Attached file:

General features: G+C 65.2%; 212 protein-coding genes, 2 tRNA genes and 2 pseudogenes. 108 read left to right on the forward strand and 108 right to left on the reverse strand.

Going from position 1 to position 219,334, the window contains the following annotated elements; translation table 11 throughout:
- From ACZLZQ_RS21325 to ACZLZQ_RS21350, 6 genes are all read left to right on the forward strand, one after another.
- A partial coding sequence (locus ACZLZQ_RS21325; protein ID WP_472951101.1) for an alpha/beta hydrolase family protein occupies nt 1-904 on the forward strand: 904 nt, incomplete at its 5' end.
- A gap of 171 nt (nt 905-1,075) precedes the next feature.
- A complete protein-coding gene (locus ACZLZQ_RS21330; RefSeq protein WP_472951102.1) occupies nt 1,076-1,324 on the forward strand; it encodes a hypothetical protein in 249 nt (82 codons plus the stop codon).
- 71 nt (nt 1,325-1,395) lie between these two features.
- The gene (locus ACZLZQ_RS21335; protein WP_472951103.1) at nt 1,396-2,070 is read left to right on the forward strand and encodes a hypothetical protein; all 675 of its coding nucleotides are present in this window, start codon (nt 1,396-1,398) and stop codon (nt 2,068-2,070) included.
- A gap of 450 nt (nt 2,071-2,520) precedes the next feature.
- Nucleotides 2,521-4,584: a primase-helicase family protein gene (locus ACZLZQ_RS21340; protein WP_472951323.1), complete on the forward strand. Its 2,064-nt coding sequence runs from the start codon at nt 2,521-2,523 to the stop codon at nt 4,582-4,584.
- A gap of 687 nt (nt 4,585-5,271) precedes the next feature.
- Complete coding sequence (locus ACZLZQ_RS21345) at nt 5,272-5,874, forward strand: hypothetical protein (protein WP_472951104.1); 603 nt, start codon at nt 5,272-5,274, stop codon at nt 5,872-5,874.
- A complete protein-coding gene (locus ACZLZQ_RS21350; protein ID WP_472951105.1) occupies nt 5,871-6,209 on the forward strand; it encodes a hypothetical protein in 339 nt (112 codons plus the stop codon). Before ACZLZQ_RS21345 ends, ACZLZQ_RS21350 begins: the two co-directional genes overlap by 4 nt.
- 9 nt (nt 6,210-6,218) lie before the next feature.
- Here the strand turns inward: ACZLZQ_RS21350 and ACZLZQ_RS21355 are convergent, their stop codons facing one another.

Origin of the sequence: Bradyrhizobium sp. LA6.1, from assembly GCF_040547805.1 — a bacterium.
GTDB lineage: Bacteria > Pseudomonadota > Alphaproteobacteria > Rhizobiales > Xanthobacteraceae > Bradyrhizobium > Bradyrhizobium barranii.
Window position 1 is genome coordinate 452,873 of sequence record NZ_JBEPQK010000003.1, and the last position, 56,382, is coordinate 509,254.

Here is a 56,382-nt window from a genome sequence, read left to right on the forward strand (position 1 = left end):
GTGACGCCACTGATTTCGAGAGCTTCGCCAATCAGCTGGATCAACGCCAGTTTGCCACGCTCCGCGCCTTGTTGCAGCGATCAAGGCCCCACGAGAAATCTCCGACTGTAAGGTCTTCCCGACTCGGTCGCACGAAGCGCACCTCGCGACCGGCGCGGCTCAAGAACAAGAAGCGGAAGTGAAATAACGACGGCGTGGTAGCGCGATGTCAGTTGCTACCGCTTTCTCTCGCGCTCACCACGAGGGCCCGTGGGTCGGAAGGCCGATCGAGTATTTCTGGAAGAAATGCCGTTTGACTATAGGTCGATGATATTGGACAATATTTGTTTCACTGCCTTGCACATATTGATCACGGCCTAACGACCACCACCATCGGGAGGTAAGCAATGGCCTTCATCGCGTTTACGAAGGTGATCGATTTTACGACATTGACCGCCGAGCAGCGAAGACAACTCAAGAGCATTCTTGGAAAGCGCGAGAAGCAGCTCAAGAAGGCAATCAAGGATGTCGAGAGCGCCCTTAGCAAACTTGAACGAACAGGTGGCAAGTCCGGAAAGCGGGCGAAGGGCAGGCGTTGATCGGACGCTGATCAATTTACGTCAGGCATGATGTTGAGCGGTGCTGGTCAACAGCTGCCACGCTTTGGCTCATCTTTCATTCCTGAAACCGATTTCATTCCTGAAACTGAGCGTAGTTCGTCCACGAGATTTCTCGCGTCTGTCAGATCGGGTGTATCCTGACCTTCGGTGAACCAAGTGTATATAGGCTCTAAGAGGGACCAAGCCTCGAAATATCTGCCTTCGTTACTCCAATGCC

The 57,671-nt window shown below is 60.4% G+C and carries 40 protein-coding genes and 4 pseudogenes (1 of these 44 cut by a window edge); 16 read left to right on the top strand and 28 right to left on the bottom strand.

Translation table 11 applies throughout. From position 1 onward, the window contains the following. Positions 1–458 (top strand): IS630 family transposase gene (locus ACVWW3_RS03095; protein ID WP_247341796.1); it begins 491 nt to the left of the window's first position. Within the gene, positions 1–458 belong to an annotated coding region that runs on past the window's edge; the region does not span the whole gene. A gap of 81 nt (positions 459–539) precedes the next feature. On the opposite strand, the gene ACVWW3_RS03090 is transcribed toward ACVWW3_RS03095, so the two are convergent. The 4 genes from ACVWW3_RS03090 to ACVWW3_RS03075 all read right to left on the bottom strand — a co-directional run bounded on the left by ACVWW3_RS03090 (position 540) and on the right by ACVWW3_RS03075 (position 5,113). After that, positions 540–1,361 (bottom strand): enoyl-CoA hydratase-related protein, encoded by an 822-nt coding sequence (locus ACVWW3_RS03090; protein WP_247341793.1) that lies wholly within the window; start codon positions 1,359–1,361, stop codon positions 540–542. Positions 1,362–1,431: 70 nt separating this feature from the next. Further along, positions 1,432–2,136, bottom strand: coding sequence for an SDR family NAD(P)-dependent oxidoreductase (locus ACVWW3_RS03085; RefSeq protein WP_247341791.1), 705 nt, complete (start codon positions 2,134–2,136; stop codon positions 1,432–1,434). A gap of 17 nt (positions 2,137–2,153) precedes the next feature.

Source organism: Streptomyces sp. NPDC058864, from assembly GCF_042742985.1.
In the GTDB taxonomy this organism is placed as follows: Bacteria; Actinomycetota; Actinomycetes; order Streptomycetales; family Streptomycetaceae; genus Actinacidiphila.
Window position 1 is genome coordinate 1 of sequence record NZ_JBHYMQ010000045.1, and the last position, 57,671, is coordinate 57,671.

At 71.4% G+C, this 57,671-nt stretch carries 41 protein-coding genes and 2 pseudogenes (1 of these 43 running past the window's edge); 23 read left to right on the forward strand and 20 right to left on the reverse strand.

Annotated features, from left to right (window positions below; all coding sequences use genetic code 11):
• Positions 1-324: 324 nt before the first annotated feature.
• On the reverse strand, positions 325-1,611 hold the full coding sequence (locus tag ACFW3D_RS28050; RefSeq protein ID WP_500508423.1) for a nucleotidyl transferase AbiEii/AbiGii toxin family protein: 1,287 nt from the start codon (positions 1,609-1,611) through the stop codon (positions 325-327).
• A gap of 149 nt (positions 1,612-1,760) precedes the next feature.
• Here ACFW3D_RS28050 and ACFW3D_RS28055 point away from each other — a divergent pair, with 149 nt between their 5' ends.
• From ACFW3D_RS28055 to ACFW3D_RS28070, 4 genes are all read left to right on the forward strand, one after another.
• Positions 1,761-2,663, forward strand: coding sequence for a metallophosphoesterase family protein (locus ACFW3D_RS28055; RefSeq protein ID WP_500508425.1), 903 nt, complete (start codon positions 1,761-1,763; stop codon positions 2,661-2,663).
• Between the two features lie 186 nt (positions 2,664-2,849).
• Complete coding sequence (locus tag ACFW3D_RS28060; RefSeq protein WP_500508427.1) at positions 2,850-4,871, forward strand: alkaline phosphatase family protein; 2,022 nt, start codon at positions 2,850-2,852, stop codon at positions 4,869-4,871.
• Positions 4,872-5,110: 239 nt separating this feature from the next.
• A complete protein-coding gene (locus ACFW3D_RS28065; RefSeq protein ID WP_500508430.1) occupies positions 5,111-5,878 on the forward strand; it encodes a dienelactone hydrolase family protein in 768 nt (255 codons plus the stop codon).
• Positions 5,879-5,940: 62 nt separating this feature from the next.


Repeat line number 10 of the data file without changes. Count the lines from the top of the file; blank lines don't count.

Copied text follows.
- Nucleotides 2,521-4,584: a primase-helicase family protein gene (locus ACZLZQ_RS21340; protein WP_472951323.1), complete on the forward strand. Its 2,064-nt coding sequence runs from the start codon at nt 2,521-2,523 to the stop codon at nt 4,582-4,584.